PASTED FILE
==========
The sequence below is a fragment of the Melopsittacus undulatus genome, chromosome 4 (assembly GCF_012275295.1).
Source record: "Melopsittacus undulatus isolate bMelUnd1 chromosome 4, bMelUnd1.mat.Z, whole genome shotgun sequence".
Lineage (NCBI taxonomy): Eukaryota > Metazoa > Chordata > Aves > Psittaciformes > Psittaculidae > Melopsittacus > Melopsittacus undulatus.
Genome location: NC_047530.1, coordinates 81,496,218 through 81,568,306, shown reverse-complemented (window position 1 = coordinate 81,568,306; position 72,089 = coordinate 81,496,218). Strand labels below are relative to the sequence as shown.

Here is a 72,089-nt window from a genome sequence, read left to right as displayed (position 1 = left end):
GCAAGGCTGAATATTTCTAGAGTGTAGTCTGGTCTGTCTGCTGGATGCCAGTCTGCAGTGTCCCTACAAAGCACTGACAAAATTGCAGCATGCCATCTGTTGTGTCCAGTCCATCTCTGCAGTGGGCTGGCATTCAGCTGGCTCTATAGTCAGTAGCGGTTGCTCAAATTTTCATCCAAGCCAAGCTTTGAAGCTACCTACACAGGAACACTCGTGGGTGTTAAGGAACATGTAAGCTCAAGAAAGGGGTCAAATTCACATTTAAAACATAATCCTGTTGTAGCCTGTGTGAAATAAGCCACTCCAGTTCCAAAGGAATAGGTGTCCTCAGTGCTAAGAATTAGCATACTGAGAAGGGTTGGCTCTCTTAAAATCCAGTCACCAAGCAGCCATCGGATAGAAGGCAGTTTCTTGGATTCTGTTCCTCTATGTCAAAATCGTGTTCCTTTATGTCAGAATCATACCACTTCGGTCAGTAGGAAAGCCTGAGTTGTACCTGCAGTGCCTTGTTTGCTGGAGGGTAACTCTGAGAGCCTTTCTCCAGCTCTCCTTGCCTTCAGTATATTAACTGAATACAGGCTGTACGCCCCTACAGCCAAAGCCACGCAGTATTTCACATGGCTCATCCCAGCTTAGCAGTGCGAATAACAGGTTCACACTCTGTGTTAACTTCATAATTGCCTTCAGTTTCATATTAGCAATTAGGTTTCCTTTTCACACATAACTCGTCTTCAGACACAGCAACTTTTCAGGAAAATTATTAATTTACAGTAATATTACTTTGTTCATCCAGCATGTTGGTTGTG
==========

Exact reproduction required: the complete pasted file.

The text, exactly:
The sequence below is a fragment of the Melopsittacus undulatus genome, chromosome 4 (assembly GCF_012275295.1).
Source record: "Melopsittacus undulatus isolate bMelUnd1 chromosome 4, bMelUnd1.mat.Z, whole genome shotgun sequence".
Lineage (NCBI taxonomy): Eukaryota > Metazoa > Chordata > Aves > Psittaciformes > Psittaculidae > Melopsittacus > Melopsittacus undulatus.
Genome location: NC_047530.1, coordinates 81,496,218 through 81,568,306, shown reverse-complemented (window position 1 = coordinate 81,568,306; position 72,089 = coordinate 81,496,218). Strand labels below are relative to the sequence as shown.

Here is a 72,089-nt window from a genome sequence, read left to right as displayed (position 1 = left end):
GCAAGGCTGAATATTTCTAGAGTGTAGTCTGGTCTGTCTGCTGGATGCCAGTCTGCAGTGTCCCTACAAAGCACTGACAAAATTGCAGCATGCCATCTGTTGTGTCCAGTCCATCTCTGCAGTGGGCTGGCATTCAGCTGGCTCTATAGTCAGTAGCGGTTGCTCAAATTTTCATCCAAGCCAAGCTTTGAAGCTACCTACACAGGAACACTCGTGGGTGTTAAGGAACATGTAAGCTCAAGAAAGGGGTCAAATTCACATTTAAAACATAATCCTGTTGTAGCCTGTGTGAAATAAGCCACTCCAGTTCCAAAGGAATAGGTGTCCTCAGTGCTAAGAATTAGCATACTGAGAAGGGTTGGCTCTCTTAAAATCCAGTCACCAAGCAGCCATCGGATAGAAGGCAGTTTCTTGGATTCTGTTCCTCTATGTCAAAATCGTGTTCCTTTATGTCAGAATCATACCACTTCGGTCAGTAGGAAAGCCTGAGTTGTACCTGCAGTGCCTTGTTTGCTGGAGGGTAACTCTGAGAGCCTTTCTCCAGCTCTCCTTGCCTTCAGTATATTAACTGAATACAGGCTGTACGCCCCTACAGCCAAAGCCACGCAGTATTTCACATGGCTCATCCCAGCTTAGCAGTGCGAATAACAGGTTCACACTCTGTGTTAACTTCATAATTGCCTTCAGTTTCATATTAGCAATTAGGTTTCCTTTTCACACATAACTCGTCTTCAGACACAGCAACTTTTCAGGAAAATTATTAATTTACAGTAATATTACTTTGTTCATCCAGCATGTTGGTTGTG